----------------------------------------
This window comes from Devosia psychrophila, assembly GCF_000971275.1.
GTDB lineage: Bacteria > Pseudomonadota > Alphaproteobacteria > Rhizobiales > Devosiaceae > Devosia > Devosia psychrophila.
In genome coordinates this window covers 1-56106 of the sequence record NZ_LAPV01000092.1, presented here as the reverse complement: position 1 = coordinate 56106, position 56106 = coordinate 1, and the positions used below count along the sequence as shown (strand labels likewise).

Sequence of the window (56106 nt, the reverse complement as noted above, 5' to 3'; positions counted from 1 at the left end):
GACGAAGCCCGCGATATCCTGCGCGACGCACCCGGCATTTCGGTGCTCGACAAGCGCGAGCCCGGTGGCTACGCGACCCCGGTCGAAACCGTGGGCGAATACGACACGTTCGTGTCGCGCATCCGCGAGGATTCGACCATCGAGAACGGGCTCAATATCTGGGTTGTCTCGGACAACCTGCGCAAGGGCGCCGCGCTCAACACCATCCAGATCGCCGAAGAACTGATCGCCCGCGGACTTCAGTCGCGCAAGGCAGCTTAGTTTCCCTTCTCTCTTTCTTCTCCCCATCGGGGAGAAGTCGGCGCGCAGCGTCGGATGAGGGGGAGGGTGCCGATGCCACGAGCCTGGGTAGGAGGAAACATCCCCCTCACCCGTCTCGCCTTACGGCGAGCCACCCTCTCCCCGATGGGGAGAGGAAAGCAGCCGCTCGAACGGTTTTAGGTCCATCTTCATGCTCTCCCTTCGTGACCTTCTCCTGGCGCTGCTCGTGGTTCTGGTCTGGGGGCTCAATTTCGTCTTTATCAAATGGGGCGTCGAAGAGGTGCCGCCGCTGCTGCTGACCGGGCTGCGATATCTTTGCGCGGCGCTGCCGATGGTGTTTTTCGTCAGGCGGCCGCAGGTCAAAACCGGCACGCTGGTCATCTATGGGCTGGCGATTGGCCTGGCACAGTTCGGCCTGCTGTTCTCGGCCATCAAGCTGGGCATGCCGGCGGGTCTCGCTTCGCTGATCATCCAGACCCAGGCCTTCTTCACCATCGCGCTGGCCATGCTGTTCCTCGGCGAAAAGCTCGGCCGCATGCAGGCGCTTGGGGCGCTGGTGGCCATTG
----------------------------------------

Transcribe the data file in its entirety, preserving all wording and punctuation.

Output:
This window comes from Devosia psychrophila, assembly GCF_000971275.1.
GTDB lineage: Bacteria > Pseudomonadota > Alphaproteobacteria > Rhizobiales > Devosiaceae > Devosia > Devosia psychrophila.
In genome coordinates this window covers 1-56106 of the sequence record NZ_LAPV01000092.1, presented here as the reverse complement: position 1 = coordinate 56106, position 56106 = coordinate 1, and the positions used below count along the sequence as shown (strand labels likewise).

Sequence of the window (56106 nt, the reverse complement as noted above, 5' to 3'; positions counted from 1 at the left end):
GACGAAGCCCGCGATATCCTGCGCGACGCACCCGGCATTTCGGTGCTCGACAAGCGCGAGCCCGGTGGCTACGCGACCCCGGTCGAAACCGTGGGCGAATACGACACGTTCGTGTCGCGCATCCGCGAGGATTCGACCATCGAGAACGGGCTCAATATCTGGGTTGTCTCGGACAACCTGCGCAAGGGCGCCGCGCTCAACACCATCCAGATCGCCGAAGAACTGATCGCCCGCGGACTTCAGTCGCGCAAGGCAGCTTAGTTTCCCTTCTCTCTTTCTTCTCCCCATCGGGGAGAAGTCGGCGCGCAGCGTCGGATGAGGGGGAGGGTGCCGATGCCACGAGCCTGGGTAGGAGGAAACATCCCCCTCACCCGTCTCGCCTTACGGCGAGCCACCCTCTCCCCGATGGGGAGAGGAAAGCAGCCGCTCGAACGGTTTTAGGTCCATCTTCATGCTCTCCCTTCGTGACCTTCTCCTGGCGCTGCTCGTGGTTCTGGTCTGGGGGCTCAATTTCGTCTTTATCAAATGGGGCGTCGAAGAGGTGCCGCCGCTGCTGCTGACCGGGCTGCGATATCTTTGCGCGGCGCTGCCGATGGTGTTTTTCGTCAGGCGGCCGCAGGTCAAAACCGGCACGCTGGTCATCTATGGGCTGGCGATTGGCCTGGCACAGTTCGGCCTGCTGTTCTCGGCCATCAAGCTGGGCATGCCGGCGGGTCTCGCTTCGCTGATCATCCAGACCCAGGCCTTCTTCACCATCGCGCTGGCCATGCTGTTCCTCGGCGAAAAGCTCGGCCGCATGCAGGCGCTTGGGGCGCTGGTGGCCATTG